The total match time was about one hour and twenty-five minutes. The reported attendance was 640, of which I would estimate 580 to 600 were BYU fans. This was a dramatic improvement from the previous match two nights ago, and the noise level proved it.
Prior to the match, Coach Peterson came into the stands and shook hands with several BYU fans. He thanked them for their support and attendance before sitting with his wife briefly at mid-court.
Victor Batista, Ivan Perez, Yosleyder Cala and Brian Congelliere had a slightly different pre-game routine—they were on the court dancing to the music. Batista and Perez were on their knees dancing while Rodrigo Gomes was bouncing the ball off his head and feet. All were having a good time trying to loosen up. Between games two and three, Gomes and Cala provided entertainment by hitting the ball back and forth with their head, chest and feet.
In game one, there were many miscues that allowed the Tritons to remain in the game until the very end. The two opponents exchanged the lead often and tied each other twelve times. UCSD led by as many as three points (6-9). After the last tie (26-26), the Cougars outscored their determined opponents four to one to win 30-27. BYU hit .320 to .217 for UCSD.
BYU served the ball hard throughout the match. Several of the serves bounced back to the Cougars off the initial dig/overpasses by UCSD -- many bouncing wildly high or outside. Occasionally, this returning free ball ended in a BYU attack error. Eight points for UCSD in game one resulted from BYU service errors. The Tritons returned the favor, however, with eight service errors of their own.
At one point in the first game, sophomore reserve setter Congelliere dished out five consecutive serves before UCSD could stop the rally on a kill. Congelliere performed fairly as a setter in the first two plus games. Several times Brian Rowley, Perez or Cala were on the floor for a dig.
Perez and Taylor Evans had difficulty keeping the ball inside the court on serves and attacks. Normally, Cala passes the ball well, but in this match, two of his passes went wide to the outside. Cala and Evans each registered service aces to the obvious glee of the BYU faithful.
In game two, the Tritons tied the score at 5-5 due to a miscommunication between Cala and Evans that left them facing each other as the ball dropped between them. Although this brought laughter from the crowd, it was an unfortunate end to a long volley that saw many magnificent saves on both sides of the net.
Only once did UCSD lead in this game (5-6), but they did tie the game twice before the Cougars ran away with it. They had seven series of three or four unanswered points. Again there were some great digs at the floor by Perez and Cala.
The eight service errors in game two were equally divided between long and net balls. There were four long volleys in this game, and two ended in BYU's favor. The last had two successful blocks ending the game at 30-21 in favor of the Cougs. The Tritons were just shooting too many long balls on serves and attacks to mount any sustained threat to the visiting BYU team. BYU hit .379 to UCSD's -0.120.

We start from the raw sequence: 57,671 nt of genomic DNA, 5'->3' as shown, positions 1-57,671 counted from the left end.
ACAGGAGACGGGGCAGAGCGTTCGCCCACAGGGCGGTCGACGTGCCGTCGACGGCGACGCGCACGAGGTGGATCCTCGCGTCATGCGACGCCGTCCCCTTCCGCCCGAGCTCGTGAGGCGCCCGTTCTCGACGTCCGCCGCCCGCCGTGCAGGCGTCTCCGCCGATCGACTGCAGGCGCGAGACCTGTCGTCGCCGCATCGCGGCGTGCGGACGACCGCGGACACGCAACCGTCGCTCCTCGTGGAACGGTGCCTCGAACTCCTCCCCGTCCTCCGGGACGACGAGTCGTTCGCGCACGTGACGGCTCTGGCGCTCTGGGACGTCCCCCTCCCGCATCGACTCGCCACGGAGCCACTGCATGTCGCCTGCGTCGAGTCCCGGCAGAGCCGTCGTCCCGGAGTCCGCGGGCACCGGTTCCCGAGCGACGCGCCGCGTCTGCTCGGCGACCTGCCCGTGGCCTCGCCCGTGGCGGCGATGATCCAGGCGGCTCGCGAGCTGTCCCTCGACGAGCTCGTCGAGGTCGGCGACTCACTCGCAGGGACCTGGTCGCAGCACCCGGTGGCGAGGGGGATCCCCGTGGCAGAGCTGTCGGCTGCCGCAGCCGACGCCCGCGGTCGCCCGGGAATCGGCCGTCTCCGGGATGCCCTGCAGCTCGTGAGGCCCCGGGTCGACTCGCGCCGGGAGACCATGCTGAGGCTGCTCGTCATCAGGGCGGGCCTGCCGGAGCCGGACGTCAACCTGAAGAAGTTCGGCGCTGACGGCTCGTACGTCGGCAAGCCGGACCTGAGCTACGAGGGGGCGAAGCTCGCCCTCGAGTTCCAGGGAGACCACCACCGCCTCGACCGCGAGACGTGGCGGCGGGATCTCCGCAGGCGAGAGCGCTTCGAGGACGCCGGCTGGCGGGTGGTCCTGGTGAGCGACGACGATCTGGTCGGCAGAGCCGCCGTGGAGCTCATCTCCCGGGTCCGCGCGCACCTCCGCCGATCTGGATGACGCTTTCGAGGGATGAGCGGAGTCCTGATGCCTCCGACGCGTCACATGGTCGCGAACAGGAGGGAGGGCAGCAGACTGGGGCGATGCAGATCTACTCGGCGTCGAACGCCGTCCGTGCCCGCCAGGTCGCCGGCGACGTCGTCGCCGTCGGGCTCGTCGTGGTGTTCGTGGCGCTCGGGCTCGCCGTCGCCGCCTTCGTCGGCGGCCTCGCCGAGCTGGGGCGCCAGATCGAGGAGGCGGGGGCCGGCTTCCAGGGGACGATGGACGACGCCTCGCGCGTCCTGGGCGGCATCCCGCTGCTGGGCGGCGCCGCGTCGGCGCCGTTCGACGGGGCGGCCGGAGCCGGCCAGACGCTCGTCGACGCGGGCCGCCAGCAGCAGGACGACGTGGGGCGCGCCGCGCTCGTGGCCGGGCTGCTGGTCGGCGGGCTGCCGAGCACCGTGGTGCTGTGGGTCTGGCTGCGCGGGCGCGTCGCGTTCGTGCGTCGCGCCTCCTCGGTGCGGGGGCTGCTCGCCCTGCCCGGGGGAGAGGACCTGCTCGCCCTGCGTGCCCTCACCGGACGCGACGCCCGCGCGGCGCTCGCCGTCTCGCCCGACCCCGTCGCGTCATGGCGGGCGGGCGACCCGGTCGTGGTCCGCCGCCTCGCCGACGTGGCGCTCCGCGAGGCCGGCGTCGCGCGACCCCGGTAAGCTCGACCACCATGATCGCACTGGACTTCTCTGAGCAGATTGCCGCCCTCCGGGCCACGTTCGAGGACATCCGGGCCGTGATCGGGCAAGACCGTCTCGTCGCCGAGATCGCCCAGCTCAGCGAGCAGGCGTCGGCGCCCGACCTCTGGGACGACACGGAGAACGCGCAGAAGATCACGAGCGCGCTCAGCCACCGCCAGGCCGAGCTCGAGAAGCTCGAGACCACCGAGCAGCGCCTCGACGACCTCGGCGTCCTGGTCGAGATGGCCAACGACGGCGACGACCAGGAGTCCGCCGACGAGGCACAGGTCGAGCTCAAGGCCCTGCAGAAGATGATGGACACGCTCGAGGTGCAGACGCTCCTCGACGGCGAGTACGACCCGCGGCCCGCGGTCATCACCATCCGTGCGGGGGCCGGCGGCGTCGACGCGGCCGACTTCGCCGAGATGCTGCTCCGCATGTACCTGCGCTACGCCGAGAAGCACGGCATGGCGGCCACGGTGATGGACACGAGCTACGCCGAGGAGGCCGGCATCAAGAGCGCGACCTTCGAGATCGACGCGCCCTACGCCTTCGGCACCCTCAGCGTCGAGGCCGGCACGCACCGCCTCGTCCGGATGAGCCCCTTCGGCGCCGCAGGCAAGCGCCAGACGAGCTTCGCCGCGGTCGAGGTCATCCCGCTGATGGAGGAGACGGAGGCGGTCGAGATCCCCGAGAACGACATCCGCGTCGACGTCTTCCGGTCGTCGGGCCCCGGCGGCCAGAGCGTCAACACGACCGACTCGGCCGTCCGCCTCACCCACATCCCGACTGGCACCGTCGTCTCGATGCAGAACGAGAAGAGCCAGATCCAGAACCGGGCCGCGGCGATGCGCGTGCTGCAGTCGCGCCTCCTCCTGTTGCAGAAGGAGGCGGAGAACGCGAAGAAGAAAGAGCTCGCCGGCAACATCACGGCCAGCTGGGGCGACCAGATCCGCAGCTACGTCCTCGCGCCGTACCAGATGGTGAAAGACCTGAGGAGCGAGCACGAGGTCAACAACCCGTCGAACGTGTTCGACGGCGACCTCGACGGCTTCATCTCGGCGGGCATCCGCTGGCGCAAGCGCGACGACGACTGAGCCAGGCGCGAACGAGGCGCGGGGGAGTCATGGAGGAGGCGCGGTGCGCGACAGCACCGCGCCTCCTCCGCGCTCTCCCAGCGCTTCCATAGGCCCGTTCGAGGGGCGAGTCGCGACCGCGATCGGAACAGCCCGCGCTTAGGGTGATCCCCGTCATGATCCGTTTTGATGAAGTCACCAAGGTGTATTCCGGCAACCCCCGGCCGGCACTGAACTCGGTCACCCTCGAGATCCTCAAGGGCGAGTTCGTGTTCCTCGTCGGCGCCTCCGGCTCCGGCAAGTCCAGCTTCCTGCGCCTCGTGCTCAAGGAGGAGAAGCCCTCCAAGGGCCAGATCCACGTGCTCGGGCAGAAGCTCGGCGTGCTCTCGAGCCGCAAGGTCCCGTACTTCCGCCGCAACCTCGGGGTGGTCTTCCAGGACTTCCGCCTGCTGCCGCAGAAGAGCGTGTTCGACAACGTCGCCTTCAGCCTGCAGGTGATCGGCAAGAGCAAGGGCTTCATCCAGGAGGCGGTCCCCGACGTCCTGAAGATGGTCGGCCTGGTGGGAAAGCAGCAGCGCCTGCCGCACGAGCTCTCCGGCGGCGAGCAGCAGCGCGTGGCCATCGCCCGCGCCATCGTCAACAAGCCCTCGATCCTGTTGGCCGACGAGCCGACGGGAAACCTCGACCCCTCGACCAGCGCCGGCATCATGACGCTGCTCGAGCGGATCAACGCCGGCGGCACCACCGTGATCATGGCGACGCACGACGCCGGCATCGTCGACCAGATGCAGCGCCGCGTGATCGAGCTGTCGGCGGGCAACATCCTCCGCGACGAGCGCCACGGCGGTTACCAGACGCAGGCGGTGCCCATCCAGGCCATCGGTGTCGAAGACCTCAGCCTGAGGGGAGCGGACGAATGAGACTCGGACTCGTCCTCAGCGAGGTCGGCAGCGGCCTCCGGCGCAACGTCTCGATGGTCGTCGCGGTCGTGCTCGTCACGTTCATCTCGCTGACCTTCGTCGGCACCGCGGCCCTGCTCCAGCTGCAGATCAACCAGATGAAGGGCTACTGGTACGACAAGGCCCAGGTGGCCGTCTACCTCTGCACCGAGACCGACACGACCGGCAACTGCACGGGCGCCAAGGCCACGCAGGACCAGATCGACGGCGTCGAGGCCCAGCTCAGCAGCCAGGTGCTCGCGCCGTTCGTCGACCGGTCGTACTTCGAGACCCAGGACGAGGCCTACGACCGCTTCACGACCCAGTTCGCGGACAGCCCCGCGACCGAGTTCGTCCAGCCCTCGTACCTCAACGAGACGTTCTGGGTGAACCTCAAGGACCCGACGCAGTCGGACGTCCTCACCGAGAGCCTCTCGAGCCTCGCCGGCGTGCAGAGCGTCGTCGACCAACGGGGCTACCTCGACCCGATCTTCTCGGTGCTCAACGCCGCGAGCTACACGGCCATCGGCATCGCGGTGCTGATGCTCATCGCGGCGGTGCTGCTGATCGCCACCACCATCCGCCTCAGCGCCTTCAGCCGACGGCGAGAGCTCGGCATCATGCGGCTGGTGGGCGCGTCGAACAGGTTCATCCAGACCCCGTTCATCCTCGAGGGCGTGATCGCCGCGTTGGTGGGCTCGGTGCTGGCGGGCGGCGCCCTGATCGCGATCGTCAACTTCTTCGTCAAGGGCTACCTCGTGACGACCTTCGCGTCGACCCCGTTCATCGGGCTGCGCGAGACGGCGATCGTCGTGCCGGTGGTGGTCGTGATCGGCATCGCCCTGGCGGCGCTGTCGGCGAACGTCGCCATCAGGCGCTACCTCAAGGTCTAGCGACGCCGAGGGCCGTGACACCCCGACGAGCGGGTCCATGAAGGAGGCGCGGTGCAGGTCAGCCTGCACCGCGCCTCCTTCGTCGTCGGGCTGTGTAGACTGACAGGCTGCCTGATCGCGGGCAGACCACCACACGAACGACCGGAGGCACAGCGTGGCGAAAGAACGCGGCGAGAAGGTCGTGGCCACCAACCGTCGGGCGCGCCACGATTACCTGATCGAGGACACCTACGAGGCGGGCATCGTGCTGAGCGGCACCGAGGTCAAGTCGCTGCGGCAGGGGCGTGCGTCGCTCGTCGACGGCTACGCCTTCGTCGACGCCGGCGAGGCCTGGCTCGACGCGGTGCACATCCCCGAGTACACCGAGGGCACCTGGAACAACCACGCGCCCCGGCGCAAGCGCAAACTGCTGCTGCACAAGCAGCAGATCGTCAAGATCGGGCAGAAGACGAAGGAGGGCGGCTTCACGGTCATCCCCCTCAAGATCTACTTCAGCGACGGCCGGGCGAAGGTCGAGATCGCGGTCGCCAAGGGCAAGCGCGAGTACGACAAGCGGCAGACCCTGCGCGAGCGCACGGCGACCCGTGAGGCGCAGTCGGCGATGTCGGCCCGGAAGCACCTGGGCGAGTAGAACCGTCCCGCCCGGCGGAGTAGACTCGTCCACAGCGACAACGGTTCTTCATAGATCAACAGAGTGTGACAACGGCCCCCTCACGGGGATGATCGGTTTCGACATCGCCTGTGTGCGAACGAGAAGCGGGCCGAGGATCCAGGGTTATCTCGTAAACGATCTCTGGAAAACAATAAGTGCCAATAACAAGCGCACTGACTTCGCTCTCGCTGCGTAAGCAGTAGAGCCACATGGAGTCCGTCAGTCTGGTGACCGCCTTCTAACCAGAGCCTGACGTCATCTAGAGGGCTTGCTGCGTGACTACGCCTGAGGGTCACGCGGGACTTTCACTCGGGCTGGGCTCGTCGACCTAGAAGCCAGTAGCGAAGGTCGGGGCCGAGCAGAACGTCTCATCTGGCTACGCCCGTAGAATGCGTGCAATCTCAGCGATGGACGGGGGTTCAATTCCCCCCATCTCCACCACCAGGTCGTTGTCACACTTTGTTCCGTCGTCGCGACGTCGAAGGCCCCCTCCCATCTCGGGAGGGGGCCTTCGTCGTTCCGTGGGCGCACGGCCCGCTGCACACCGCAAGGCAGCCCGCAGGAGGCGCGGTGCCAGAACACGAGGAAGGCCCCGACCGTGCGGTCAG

In game three, Coach Peterson had more of the bench playing. Perez, Batista and Cala assumed the cheerleader role. They were loud in support of their teammates as their night on the court was over. Freshman setter Chip Neff was assisting them until his call for action came when the score was 6-3. He was able to get up and assist Russell Holmes on blocks at 8-3 and 24-21. Another of his blocks went outside. Neff also had some great digs on UCSD attacks.
Gomes and Neff saw action throughout most of the third game. Although Jonathan Charette had difficulty Saturday (.111), he has a rocket launcher for kills. It is enjoyable to watch him, Cala and Perez with their kills of thunder. Rowley continued to field digs off the floor.
There were nine long volleys in this final game of the night. With the bench playing, the Tritons were tenacious. They had fallen behind 8-3, but were allowed right back into the fray. Eight of the first nine UCSD points came off BYU errors. There were others following shortly.
Although there were too many errors for the top ranked team in this game, the reserves did benefit from the opportunity to face actual combat. The experience will likely prove valuable as the season stretches on.
Through most of game three, UCSD stayed close to BYU, but for the most part, the Tritons' were gifts from the Cougars. The Cougar lead fluctuated between two and four points. The last time the game were close was at 23-21. The Tritons also got within three points at 28-25, but the game ended at 30-26. BYU hit .033 to UCSD's -0.211. It almost appeared that both teams were battling to score points for each other in this final game of the match.
The match did not yield many kills for BYU (37). No player scored double-digit kills on either team. The Cougs scored fifty of their ninety points; UCSD scored thirty-five of their seventy-four. Coach Peterson indicated much improvement was needed.